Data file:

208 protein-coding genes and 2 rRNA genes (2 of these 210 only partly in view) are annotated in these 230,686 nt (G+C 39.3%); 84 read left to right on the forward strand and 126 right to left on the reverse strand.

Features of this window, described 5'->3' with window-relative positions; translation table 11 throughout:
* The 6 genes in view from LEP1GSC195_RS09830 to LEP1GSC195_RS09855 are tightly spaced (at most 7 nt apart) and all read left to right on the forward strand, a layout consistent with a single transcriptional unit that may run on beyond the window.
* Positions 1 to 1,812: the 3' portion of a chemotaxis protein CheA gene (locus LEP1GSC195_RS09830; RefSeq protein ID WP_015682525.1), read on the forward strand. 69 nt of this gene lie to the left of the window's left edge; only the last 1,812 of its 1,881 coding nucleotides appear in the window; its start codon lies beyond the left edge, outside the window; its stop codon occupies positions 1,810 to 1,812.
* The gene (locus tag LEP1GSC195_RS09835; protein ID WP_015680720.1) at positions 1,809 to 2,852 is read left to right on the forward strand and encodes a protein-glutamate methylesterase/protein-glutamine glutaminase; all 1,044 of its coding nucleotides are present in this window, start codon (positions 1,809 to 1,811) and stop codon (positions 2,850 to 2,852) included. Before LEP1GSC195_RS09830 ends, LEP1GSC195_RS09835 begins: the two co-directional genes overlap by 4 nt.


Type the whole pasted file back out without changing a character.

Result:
208 protein-coding genes and 2 rRNA genes (2 of these 210 only partly in view) are annotated in these 230,686 nt (G+C 39.3%); 84 read left to right on the forward strand and 126 right to left on the reverse strand.

Features of this window, described 5'->3' with window-relative positions; translation table 11 throughout:
* The 6 genes in view from LEP1GSC195_RS09830 to LEP1GSC195_RS09855 are tightly spaced (at most 7 nt apart) and all read left to right on the forward strand, a layout consistent with a single transcriptional unit that may run on beyond the window.
* Positions 1 to 1,812: the 3' portion of a chemotaxis protein CheA gene (locus LEP1GSC195_RS09830; RefSeq protein ID WP_015682525.1), read on the forward strand. 69 nt of this gene lie to the left of the window's left edge; only the last 1,812 of its 1,881 coding nucleotides appear in the window; its start codon lies beyond the left edge, outside the window; its stop codon occupies positions 1,810 to 1,812.
* The gene (locus tag LEP1GSC195_RS09835; protein ID WP_015680720.1) at positions 1,809 to 2,852 is read left to right on the forward strand and encodes a protein-glutamate methylesterase/protein-glutamine glutaminase; all 1,044 of its coding nucleotides are present in this window, start codon (positions 1,809 to 1,811) and stop codon (positions 2,850 to 2,852) included. Before LEP1GSC195_RS09830 ends, LEP1GSC195_RS09835 begins: the two co-directional genes overlap by 4 nt.